From uscode.house.gov, Joint Resolution, Public Law 92-285:
In 1972, Congress resolved, “That the President of the United States declare the fourth Saturday of September 1972 as ‘National Hunting and Fishing Day’ to provide that deserved national recognition, to recognize the esthetic, health and recreational virtues of hunting and fishing, to dramatize the continued need for gun and boat safety and to rededicate ourselves to the conservation and respectful use of our wildlife and natural resources.”
From The American Presidency Project, Proclamation 10262—National Hunting and Fishing Day, 2021: “On National Hunting and Fishing Day, we celebrate the time-honored traditions of hunting and fishing and their role in providing people of all ages and backgrounds the opportunity to enjoy the great American outdoors. From the earliest days of our Nation, hunting and fishing have instilled respect for our long-cherished natural resources and American ethic of conservation. Passed on through generations, these beloved pastimes bring families, friends, and neighbors together to bond in the spirit of sportsmanship, cultivate respect for our lands, waters, and wildlife, and provide peaceful sanctuary amid our Nation's natural wonders.”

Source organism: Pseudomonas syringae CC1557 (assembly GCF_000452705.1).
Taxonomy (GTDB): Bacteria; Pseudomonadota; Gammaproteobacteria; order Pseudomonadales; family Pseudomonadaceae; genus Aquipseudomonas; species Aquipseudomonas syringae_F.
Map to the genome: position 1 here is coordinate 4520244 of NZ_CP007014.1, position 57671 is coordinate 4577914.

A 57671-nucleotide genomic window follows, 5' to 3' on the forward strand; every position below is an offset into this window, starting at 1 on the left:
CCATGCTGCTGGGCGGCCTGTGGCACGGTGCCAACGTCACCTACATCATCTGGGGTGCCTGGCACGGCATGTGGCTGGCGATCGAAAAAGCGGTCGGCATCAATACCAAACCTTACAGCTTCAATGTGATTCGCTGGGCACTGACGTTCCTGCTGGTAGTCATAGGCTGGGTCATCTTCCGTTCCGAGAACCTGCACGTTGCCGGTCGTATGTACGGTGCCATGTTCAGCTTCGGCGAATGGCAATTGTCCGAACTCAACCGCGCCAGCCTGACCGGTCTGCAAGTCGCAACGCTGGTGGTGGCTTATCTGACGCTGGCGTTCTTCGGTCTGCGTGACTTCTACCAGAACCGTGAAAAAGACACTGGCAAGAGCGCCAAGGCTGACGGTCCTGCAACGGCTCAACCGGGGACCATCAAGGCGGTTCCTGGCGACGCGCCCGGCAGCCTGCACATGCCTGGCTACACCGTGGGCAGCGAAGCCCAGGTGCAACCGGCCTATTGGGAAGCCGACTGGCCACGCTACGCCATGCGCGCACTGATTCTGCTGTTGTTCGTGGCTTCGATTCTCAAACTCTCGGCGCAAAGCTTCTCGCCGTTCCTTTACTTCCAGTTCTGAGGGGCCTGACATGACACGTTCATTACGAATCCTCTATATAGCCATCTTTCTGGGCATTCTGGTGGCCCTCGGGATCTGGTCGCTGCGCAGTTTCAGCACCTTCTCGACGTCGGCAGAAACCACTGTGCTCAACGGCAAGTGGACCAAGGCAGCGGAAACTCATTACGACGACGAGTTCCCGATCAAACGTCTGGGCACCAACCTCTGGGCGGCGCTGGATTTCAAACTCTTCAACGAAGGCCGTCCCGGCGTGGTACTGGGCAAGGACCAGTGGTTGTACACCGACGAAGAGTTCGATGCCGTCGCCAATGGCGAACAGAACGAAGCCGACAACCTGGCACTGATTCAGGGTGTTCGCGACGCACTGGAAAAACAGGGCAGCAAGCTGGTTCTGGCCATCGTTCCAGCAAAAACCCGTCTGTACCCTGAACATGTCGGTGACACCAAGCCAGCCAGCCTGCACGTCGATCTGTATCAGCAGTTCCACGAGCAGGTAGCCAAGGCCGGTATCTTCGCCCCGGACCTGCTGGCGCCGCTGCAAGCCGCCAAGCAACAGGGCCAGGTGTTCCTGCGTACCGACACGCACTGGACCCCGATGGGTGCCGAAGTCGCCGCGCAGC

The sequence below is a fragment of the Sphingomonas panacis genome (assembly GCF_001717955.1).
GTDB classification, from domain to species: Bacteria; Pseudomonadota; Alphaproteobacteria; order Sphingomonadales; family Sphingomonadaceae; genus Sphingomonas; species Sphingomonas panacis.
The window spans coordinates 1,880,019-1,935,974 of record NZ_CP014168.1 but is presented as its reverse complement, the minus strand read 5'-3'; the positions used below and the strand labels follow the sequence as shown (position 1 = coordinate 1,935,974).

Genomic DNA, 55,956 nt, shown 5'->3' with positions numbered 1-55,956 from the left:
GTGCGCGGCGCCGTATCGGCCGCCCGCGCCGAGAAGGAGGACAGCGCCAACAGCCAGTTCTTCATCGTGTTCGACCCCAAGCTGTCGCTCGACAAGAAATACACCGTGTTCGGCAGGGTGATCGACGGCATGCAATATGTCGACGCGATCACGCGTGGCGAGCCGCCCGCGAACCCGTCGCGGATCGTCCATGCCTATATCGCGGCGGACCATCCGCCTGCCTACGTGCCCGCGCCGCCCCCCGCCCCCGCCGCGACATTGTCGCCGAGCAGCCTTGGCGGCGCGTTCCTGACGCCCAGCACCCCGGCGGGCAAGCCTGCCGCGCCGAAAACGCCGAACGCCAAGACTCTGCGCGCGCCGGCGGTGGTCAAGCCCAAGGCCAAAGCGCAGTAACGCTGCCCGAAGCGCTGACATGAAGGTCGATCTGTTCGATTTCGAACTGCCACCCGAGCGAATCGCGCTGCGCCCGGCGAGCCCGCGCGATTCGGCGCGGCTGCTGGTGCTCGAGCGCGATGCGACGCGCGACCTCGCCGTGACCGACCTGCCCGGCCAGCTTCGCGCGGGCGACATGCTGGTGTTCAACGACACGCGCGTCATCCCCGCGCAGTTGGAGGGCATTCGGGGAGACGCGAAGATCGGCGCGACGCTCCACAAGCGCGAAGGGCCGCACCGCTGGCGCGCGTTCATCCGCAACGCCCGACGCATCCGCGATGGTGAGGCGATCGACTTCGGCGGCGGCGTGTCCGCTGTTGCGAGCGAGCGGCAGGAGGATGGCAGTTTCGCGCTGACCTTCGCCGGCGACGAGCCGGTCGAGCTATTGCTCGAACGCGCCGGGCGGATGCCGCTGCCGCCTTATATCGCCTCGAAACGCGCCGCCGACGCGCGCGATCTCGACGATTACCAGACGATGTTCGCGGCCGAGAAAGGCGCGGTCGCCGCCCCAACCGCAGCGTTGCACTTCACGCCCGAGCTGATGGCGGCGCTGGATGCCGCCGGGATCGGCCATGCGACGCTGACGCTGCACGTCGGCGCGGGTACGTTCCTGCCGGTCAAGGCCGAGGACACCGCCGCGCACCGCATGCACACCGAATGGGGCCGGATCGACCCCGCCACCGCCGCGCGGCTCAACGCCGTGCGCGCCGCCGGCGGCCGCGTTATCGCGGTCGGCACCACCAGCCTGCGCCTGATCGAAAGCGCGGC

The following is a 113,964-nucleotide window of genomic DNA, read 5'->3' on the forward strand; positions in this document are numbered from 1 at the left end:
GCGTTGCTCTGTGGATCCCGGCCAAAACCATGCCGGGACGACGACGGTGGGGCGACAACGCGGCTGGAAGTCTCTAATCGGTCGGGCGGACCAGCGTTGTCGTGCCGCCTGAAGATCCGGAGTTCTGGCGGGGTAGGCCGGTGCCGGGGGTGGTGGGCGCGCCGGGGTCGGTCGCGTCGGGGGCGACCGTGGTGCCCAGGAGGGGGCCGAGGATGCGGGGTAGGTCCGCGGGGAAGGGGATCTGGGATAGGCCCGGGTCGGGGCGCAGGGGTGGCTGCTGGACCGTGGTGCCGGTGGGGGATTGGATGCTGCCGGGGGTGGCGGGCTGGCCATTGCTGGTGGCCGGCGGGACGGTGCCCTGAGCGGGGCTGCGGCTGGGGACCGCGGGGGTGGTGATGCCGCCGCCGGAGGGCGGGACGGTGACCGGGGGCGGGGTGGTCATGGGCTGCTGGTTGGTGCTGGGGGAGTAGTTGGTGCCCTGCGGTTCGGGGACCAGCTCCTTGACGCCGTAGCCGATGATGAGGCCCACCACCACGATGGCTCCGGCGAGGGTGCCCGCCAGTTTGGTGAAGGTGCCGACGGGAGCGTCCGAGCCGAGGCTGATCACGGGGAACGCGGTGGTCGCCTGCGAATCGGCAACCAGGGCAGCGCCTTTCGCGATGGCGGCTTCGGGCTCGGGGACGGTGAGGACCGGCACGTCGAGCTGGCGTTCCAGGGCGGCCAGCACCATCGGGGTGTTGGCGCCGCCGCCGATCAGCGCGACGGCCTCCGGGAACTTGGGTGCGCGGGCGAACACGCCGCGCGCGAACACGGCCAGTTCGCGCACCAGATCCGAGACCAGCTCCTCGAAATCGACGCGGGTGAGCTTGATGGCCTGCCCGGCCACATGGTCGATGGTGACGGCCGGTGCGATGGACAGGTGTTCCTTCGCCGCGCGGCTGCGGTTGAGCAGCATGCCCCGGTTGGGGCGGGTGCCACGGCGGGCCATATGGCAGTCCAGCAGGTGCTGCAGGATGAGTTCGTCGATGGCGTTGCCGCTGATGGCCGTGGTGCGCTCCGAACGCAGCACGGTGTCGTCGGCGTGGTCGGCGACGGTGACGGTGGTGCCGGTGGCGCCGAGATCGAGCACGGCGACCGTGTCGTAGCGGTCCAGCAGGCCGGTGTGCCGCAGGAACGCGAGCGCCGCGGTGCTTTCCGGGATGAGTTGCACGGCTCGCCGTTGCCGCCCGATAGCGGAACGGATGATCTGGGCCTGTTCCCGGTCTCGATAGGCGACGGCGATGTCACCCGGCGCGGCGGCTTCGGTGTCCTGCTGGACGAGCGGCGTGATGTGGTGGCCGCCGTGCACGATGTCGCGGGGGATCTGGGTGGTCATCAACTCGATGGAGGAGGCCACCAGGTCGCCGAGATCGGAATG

The survey has been conducted since 1955 and is one of the oldest and most comprehensive continuing recreation surveys. The survey collects information on the number of anglers, hunters and wildlife watchers — how often they participate and how much they spend on their activities in the United States. This report, the 13th in the series, runs 144 pages and includes 46 tables.
Note: Click on the images above for the full Quick Facts brochure from the U.S. Fish and Wildlife Service.
Source: Monthly Retail Trade Survey (MRTS) (1992-2022).
Source: Quarterly Services Survey (QSS) (2009-2022).
Source: 2021 Annual Survey of Public Employment & Payroll (ASPEP).